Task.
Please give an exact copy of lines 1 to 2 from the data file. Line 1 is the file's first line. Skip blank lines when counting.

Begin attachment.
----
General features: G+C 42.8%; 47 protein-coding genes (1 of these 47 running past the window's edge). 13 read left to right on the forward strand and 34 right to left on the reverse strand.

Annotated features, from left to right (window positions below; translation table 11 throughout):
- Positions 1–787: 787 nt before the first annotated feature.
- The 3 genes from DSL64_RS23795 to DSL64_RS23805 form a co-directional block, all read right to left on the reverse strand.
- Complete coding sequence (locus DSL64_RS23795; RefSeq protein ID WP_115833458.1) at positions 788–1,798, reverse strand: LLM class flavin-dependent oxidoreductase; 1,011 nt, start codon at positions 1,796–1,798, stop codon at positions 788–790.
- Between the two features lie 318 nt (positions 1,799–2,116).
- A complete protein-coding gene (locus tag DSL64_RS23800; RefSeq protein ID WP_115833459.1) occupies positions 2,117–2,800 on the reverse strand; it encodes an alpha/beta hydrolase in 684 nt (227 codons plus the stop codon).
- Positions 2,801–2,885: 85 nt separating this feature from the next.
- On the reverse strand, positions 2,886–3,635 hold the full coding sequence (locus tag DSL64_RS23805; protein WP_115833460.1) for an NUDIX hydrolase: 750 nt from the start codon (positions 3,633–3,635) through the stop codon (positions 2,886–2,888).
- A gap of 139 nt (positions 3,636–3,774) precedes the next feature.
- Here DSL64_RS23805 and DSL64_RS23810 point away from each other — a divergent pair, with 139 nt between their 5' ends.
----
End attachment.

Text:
General features: G+C 42.8%; 47 protein-coding genes (1 of these 47 running past the window's edge). 13 read left to right on the forward strand and 34 right to left on the reverse strand.

Annotated features, from left to right (window positions below; translation table 11 throughout):